The characters are morally perfect God and the heroes of the Bible never made any mistakes. If they appear to have made mistakes, see rule 1. The Israelite authors did not expect God to follow later theological principles such as omniscience. They did not mind portraying their heroes as flawed.
The message is perfectly consistent with my religion The Bible teaches my religion and my religion follows the Bible. The beliefs and practices of any religion developed over time. Since much time separates the ancient authors from religions today, substantial differences are expected. The interpreter should overcome the tendency to project later theological or religious developments onto earlier texts.
Relevant The Bible is relevant to me. It is about me and my times. It is written as instruction for me and my community. The Bible is relevant to the original author and audience. It is about them and their times. If it does mean anything to you then you should overcome that bias to discover its original meaning.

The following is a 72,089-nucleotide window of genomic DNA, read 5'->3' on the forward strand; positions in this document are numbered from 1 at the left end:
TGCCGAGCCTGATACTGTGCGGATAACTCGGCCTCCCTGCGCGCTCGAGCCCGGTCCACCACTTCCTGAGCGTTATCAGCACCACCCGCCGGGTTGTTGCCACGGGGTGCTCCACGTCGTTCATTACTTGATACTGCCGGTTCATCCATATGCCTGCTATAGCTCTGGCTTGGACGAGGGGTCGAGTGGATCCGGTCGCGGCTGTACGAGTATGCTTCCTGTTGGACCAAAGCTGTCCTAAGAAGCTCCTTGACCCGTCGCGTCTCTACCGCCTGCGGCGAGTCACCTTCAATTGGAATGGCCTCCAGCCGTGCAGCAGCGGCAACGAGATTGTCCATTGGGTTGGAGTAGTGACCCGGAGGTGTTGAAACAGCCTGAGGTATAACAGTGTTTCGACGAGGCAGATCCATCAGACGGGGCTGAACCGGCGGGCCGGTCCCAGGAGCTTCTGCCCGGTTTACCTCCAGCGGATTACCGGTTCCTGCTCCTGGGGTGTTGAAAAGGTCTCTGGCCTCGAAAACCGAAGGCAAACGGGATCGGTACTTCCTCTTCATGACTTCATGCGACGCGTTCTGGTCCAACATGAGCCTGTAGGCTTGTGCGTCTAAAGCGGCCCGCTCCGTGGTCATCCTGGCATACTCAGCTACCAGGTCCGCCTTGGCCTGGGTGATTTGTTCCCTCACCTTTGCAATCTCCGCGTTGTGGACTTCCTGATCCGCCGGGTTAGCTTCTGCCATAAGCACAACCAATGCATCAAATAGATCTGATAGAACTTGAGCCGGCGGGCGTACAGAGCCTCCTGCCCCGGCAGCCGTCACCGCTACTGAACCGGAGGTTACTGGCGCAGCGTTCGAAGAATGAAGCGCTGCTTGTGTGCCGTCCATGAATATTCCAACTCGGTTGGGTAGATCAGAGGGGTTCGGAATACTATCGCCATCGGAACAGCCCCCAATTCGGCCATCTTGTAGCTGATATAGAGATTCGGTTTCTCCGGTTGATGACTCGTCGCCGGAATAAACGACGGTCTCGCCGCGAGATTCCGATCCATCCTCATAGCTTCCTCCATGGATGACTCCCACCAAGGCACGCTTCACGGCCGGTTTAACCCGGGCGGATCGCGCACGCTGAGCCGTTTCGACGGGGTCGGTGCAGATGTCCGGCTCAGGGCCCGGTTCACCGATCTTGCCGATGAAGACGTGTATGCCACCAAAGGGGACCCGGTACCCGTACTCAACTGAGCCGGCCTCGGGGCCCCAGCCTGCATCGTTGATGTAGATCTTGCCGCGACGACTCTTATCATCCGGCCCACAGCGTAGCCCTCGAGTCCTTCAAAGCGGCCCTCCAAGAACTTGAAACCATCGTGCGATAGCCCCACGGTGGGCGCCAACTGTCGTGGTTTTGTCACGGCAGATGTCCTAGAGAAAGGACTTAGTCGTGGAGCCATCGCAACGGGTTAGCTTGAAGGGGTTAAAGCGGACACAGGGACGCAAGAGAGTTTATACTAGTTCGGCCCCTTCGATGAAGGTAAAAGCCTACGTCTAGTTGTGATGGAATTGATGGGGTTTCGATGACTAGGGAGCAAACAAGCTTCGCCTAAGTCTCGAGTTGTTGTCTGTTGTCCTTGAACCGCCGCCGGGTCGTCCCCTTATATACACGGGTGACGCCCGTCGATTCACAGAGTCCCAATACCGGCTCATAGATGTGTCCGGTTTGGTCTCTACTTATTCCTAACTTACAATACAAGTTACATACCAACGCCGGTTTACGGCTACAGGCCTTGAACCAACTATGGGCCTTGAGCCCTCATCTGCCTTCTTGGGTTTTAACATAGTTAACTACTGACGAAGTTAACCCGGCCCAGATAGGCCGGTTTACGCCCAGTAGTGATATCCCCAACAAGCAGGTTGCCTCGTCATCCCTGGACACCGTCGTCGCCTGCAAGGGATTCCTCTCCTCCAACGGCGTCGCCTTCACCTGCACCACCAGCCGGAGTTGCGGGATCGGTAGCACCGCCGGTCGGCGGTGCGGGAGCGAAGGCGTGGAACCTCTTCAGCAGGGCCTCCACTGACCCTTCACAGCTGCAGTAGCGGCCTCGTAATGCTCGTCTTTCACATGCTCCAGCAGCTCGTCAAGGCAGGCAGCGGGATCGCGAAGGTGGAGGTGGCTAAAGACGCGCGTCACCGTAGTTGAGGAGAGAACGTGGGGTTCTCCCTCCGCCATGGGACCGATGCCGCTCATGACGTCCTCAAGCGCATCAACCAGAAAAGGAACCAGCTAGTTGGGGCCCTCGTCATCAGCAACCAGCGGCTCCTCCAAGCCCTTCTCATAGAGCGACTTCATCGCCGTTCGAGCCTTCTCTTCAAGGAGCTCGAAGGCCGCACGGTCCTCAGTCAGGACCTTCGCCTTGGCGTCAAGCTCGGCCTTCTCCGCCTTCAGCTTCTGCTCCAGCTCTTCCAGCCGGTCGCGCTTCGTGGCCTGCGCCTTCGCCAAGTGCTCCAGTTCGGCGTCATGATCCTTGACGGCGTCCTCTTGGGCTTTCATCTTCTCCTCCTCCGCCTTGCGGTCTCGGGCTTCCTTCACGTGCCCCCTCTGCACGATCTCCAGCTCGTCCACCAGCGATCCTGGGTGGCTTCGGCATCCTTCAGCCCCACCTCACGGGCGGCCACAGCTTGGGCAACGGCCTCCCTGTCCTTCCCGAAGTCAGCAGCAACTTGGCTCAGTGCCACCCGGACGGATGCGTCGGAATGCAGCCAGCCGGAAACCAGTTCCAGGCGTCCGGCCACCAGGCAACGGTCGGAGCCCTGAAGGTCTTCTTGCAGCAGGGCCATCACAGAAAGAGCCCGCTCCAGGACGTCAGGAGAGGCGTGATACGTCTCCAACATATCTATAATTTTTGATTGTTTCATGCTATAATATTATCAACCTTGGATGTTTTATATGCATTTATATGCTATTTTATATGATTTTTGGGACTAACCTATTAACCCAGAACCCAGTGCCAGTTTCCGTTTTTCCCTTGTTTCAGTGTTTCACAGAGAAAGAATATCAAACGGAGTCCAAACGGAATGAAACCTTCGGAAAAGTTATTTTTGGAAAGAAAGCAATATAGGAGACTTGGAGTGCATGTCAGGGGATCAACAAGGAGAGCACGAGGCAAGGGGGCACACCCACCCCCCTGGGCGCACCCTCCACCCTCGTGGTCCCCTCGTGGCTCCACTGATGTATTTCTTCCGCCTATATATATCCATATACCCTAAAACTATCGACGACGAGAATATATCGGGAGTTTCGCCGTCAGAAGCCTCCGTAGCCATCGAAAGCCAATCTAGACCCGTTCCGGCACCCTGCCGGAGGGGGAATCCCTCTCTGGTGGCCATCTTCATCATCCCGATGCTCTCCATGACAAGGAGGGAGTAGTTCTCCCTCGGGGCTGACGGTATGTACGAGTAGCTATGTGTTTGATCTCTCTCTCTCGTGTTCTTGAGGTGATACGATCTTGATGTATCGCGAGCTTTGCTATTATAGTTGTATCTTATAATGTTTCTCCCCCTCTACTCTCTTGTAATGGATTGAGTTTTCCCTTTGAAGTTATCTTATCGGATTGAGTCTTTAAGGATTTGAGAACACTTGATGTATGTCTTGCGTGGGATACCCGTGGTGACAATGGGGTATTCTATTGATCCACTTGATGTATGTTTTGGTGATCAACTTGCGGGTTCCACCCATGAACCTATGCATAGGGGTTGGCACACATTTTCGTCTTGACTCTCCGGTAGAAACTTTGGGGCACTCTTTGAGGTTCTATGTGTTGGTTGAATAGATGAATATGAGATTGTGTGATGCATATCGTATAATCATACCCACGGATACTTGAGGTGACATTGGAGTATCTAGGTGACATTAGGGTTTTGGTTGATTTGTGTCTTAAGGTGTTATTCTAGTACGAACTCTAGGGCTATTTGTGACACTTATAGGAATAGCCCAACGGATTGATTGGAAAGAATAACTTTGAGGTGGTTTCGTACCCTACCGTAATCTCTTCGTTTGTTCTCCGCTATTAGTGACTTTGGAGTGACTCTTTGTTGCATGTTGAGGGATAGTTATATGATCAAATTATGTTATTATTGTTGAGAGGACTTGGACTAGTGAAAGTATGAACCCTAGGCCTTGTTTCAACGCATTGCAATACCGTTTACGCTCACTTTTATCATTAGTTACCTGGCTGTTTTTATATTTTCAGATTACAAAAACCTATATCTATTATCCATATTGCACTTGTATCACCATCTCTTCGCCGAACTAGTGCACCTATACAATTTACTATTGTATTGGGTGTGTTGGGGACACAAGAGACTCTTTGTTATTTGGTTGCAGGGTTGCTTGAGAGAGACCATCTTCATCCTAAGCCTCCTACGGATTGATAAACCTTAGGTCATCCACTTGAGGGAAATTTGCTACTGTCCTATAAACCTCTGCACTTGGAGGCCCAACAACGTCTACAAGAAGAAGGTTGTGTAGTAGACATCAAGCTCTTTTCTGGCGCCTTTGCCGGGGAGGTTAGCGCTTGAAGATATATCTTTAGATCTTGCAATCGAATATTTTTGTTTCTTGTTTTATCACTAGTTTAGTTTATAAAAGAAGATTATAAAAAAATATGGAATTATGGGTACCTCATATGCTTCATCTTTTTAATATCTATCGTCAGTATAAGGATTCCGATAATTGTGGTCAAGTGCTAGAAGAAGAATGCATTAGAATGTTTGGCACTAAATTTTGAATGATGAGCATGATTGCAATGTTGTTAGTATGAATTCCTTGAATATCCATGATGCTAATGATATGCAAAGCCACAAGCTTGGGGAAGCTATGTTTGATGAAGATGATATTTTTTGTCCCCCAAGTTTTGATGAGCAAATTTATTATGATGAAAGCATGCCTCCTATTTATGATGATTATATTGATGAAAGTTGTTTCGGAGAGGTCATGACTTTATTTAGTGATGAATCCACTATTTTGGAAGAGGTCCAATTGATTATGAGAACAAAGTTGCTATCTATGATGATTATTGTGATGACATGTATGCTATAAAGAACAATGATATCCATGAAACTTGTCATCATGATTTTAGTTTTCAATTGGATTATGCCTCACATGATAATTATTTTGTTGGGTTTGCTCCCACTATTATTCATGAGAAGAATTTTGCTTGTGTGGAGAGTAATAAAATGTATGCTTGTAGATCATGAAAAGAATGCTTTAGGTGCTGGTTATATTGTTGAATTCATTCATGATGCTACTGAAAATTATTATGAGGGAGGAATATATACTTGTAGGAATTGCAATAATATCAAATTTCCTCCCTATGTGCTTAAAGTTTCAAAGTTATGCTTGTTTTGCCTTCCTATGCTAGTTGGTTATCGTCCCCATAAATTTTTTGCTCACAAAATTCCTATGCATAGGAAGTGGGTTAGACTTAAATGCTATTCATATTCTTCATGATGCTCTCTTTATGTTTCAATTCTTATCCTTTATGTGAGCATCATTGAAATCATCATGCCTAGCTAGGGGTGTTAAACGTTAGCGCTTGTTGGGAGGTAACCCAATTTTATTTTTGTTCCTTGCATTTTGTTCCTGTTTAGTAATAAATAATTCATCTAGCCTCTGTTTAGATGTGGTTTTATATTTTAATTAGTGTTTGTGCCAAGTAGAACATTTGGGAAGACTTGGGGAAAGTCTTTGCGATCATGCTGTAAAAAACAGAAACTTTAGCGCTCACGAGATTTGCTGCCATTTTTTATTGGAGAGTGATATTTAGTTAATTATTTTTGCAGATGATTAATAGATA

Divine The Bible is ultimately from God and authored by God. One might think this is the earliest and most fundamental assumption that leads to the other three, but historically it is the last to be asserted. The Bible as we have it was composed and transmitted by humans in human language, with human literary and rhetorical devices, and other cultural assumptions.

The “four assumptions” of cryptic, relevant, perfect, and divine are taken from James L. Kugel, especially The Bible as It Was. The different implications of “perfect” are here expanded. The contrasts that Kugel draws between premodern and modern interpretation assume a time when there was a Bible of some kind to be interpreted. Similar methods of interpretation occur within the Bible itself, particularly later passages and books interpreting earlier passages and books. This can be called intertextuality or inner-biblical interpretation. For more on this see Michael Fishbane, Biblical Interpretation in Ancient Israel.

Modern and postmodern interpretation